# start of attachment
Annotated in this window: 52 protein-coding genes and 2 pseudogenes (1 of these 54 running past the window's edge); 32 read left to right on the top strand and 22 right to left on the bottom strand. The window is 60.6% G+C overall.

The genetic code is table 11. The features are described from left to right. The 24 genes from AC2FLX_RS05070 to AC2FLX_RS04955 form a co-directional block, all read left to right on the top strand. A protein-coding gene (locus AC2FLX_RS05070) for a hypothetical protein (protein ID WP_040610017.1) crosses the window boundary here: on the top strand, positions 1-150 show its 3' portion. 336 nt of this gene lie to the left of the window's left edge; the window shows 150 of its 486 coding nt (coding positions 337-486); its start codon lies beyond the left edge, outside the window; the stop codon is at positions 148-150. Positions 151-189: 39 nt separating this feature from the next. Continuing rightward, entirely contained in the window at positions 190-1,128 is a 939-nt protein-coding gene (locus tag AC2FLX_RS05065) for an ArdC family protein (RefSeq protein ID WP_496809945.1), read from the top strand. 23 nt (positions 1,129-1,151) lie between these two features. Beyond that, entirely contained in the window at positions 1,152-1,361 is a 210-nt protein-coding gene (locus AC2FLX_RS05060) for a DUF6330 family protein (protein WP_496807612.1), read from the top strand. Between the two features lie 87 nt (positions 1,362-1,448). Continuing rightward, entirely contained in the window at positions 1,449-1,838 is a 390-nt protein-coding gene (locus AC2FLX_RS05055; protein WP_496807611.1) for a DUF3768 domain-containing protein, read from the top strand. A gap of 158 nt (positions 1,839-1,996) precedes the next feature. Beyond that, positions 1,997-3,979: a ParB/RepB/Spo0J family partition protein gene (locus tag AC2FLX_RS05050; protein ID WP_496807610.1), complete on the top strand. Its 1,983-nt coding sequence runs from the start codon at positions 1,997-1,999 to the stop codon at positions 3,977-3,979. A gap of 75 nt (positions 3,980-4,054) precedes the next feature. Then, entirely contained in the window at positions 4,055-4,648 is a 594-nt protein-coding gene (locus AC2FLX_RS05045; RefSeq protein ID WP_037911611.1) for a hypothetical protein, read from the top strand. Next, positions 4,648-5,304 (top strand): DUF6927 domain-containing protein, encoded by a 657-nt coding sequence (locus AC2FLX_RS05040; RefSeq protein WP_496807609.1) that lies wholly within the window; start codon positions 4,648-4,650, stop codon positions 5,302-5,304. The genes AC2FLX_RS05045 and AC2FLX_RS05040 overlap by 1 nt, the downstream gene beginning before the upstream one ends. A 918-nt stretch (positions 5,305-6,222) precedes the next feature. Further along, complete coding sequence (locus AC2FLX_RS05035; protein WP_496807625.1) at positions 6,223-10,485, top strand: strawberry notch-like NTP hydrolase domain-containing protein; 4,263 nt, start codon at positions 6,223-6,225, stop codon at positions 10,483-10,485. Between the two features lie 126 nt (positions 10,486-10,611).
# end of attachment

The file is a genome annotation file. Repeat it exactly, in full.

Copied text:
Annotated in this window: 52 protein-coding genes and 2 pseudogenes (1 of these 54 running past the window's edge); 32 read left to right on the top strand and 22 right to left on the bottom strand. The window is 60.6% G+C overall.

The genetic code is table 11. The features are described from left to right. The 24 genes from AC2FLX_RS05070 to AC2FLX_RS04955 form a co-directional block, all read left to right on the top strand. A protein-coding gene (locus AC2FLX_RS05070) for a hypothetical protein (protein ID WP_040610017.1) crosses the window boundary here: on the top strand, positions 1-150 show its 3' portion. 336 nt of this gene lie to the left of the window's left edge; the window shows 150 of its 486 coding nt (coding positions 337-486); its start codon lies beyond the left edge, outside the window; the stop codon is at positions 148-150. Positions 151-189: 39 nt separating this feature from the next. Continuing rightward, entirely contained in the window at positions 190-1,128 is a 939-nt protein-coding gene (locus tag AC2FLX_RS05065) for an ArdC family protein (RefSeq protein ID WP_496809945.1), read from the top strand. 23 nt (positions 1,129-1,151) lie between these two features. Beyond that, entirely contained in the window at positions 1,152-1,361 is a 210-nt protein-coding gene (locus AC2FLX_RS05060) for a DUF6330 family protein (protein WP_496807612.1), read from the top strand. Between the two features lie 87 nt (positions 1,362-1,448). Continuing rightward, entirely contained in the window at positions 1,449-1,838 is a 390-nt protein-coding gene (locus AC2FLX_RS05055; protein WP_496807611.1) for a DUF3768 domain-containing protein, read from the top strand. A gap of 158 nt (positions 1,839-1,996) precedes the next feature. Beyond that, positions 1,997-3,979: a ParB/RepB/Spo0J family partition protein gene (locus tag AC2FLX_RS05050; protein ID WP_496807610.1), complete on the top strand. Its 1,983-nt coding sequence runs from the start codon at positions 1,997-1,999 to the stop codon at positions 3,977-3,979. A gap of 75 nt (positions 3,980-4,054) precedes the next feature. Then, entirely contained in the window at positions 4,055-4,648 is a 594-nt protein-coding gene (locus AC2FLX_RS05045; RefSeq protein ID WP_037911611.1) for a hypothetical protein, read from the top strand. Next, positions 4,648-5,304 (top strand): DUF6927 domain-containing protein, encoded by a 657-nt coding sequence (locus AC2FLX_RS05040; RefSeq protein WP_496807609.1) that lies wholly within the window; start codon positions 4,648-4,650, stop codon positions 5,302-5,304. The genes AC2FLX_RS05045 and AC2FLX_RS05040 overlap by 1 nt, the downstream gene beginning before the upstream one ends. A 918-nt stretch (positions 5,305-6,222) precedes the next feature. Further along, complete coding sequence (locus AC2FLX_RS05035; protein WP_496807625.1) at positions 6,223-10,485, top strand: strawberry notch-like NTP hydrolase domain-containing protein; 4,263 nt, start codon at positions 6,223-6,225, stop codon at positions 10,483-10,485. Between the two features lie 126 nt (positions 10,486-10,611).